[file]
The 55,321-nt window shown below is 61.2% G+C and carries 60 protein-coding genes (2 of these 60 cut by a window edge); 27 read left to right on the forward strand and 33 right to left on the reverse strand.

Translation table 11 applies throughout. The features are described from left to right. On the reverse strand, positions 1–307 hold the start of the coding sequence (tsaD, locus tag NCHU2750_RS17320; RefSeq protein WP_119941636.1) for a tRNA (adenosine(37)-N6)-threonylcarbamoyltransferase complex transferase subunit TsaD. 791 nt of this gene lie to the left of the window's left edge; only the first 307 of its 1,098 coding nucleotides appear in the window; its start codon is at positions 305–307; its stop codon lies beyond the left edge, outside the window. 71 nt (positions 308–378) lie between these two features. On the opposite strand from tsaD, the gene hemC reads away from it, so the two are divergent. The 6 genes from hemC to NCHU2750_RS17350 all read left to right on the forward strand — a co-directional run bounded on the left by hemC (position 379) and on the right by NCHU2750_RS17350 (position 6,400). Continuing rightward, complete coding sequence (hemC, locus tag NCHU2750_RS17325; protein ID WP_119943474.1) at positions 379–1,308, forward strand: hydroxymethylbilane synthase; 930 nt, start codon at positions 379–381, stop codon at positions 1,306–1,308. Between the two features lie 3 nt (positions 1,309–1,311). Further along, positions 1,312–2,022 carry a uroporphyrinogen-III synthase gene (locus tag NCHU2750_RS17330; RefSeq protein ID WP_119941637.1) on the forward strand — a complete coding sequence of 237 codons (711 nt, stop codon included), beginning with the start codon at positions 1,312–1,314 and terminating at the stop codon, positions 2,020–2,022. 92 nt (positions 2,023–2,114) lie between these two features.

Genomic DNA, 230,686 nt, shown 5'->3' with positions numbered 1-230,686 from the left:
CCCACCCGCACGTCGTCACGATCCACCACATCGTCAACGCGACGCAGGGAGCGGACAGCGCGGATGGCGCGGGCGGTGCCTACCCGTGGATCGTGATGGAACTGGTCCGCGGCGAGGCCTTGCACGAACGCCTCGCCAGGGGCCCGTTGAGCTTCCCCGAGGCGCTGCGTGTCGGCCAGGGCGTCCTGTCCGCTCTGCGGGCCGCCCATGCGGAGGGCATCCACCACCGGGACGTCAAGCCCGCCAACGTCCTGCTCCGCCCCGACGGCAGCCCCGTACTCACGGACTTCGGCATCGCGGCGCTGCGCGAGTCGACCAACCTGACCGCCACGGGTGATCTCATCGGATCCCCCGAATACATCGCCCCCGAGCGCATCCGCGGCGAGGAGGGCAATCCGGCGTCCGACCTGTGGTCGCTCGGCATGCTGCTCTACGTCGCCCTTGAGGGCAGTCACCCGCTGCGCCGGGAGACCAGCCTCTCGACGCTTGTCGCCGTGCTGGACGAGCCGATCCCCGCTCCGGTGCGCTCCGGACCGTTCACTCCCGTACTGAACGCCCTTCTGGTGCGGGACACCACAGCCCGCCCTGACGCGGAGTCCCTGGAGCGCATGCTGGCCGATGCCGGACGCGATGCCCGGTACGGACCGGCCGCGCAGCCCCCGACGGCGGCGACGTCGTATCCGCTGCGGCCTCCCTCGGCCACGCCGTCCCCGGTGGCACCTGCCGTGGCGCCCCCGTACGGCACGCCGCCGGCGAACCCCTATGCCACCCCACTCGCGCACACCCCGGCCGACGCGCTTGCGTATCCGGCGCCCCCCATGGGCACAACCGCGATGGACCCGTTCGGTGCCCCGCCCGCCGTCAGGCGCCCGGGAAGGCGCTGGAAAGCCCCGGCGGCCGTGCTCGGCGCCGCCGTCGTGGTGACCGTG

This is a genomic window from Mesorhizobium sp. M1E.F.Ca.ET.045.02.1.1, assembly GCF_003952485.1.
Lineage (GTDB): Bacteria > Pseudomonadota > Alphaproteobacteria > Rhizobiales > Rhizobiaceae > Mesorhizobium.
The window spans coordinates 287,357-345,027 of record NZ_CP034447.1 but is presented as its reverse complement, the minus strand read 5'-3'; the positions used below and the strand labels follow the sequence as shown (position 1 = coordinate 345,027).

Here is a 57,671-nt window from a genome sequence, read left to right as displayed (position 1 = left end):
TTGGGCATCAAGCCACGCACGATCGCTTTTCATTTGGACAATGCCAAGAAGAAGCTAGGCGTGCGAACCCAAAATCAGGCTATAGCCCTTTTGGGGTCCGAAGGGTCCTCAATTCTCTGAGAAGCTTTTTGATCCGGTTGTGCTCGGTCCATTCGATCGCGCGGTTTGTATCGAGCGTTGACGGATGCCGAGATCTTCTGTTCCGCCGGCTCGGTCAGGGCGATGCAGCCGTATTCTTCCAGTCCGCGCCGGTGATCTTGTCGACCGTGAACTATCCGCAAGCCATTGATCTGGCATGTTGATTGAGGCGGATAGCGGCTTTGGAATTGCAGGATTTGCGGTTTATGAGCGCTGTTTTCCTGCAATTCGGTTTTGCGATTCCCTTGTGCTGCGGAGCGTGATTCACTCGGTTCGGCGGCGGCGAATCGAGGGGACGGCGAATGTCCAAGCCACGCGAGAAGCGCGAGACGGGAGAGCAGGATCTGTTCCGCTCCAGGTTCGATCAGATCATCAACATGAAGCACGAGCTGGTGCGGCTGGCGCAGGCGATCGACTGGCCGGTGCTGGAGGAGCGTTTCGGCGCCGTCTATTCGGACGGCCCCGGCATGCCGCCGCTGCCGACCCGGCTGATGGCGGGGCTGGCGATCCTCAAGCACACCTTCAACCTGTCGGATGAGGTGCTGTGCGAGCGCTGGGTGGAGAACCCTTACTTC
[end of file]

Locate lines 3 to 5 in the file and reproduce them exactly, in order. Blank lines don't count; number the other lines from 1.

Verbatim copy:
Genomic DNA, 230,686 nt, shown 5'->3' with positions numbered 1-230,686 from the left:
CCCACCCGCACGTCGTCACGATCCACCACATCGTCAACGCGACGCAGGGAGCGGACAGCGCGGATGGCGCGGGCGGTGCCTACCCGTGGATCGTGATGGAACTGGTCCGCGGCGAGGCCTTGCACGAACGCCTCGCCAGGGGCCCGTTGAGCTTCCCCGAGGCGCTGCGTGTCGGCCAGGGCGTCCTGTCCGCTCTGCGGGCCGCCCATGCGGAGGGCATCCACCACCGGGACGTCAAGCCCGCCAACGTCCTGCTCCGCCCCGACGGCAGCCCCGTACTCACGGACTTCGGCATCGCGGCGCTGCGCGAGTCGACCAACCTGACCGCCACGGGTGATCTCATCGGATCCCCCGAATACATCGCCCCCGAGCGCATCCGCGGCGAGGAGGGCAATCCGGCGTCCGACCTGTGGTCGCTCGGCATGCTGCTCTACGTCGCCCTTGAGGGCAGTCACCCGCTGCGCCGGGAGACCAGCCTCTCGACGCTTGTCGCCGTGCTGGACGAGCCGATCCCCGCTCCGGTGCGCTCCGGACCGTTCACTCCCGTACTGAACGCCCTTCTGGTGCGGGACACCACAGCCCGCCCTGACGCGGAGTCCCTGGAGCGCATGCTGGCCGATGCCGGACGCGATGCCCGGTACGGACCGGCCGCGCAGCCCCCGACGGCGGCGACGTCGTATCCGCTGCGGCCTCCCTCGGCCACGCCGTCCCCGGTGGCACCTGCCGTGGCGCCCCCGTACGGCACGCCGCCGGCGAACCCCTATGCCACCCCACTCGCGCACACCCCGGCCGACGCGCTTGCGTATCCGGCGCCCCCCATGGGCACAACCGCGATGGACCCGTTCGGTGCCCCGCCCGCCGTCAGGCGCCCGGGAAGGCGCTGGAAAGCCCCGGCGGCCGTGCTCGGCGCCGCCGTCGTGGTGACCGTG

This is a genomic window from Mesorhizobium sp. M1E.F.Ca.ET.045.02.1.1, assembly GCF_003952485.1.